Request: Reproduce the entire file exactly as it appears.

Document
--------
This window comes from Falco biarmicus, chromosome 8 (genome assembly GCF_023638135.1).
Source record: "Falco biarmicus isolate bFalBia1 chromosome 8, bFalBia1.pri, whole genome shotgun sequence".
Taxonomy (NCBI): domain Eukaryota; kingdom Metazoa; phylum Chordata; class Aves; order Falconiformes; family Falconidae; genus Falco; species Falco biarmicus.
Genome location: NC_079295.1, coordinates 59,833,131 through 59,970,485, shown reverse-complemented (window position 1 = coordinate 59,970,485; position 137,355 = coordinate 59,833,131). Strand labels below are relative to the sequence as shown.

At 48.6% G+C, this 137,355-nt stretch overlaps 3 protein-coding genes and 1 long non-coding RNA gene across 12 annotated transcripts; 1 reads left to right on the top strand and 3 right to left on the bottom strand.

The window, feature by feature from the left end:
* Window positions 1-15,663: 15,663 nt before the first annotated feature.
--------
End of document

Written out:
This window comes from Falco biarmicus, chromosome 8 (genome assembly GCF_023638135.1).
Source record: "Falco biarmicus isolate bFalBia1 chromosome 8, bFalBia1.pri, whole genome shotgun sequence".
Taxonomy (NCBI): domain Eukaryota; kingdom Metazoa; phylum Chordata; class Aves; order Falconiformes; family Falconidae; genus Falco; species Falco biarmicus.
Genome location: NC_079295.1, coordinates 59,833,131 through 59,970,485, shown reverse-complemented (window position 1 = coordinate 59,970,485; position 137,355 = coordinate 59,833,131). Strand labels below are relative to the sequence as shown.

At 48.6% G+C, this 137,355-nt stretch overlaps 3 protein-coding genes and 1 long non-coding RNA gene across 12 annotated transcripts; 1 reads left to right on the top strand and 3 right to left on the bottom strand.

The window, feature by feature from the left end:
* Window positions 1-15,663: 15,663 nt before the first annotated feature.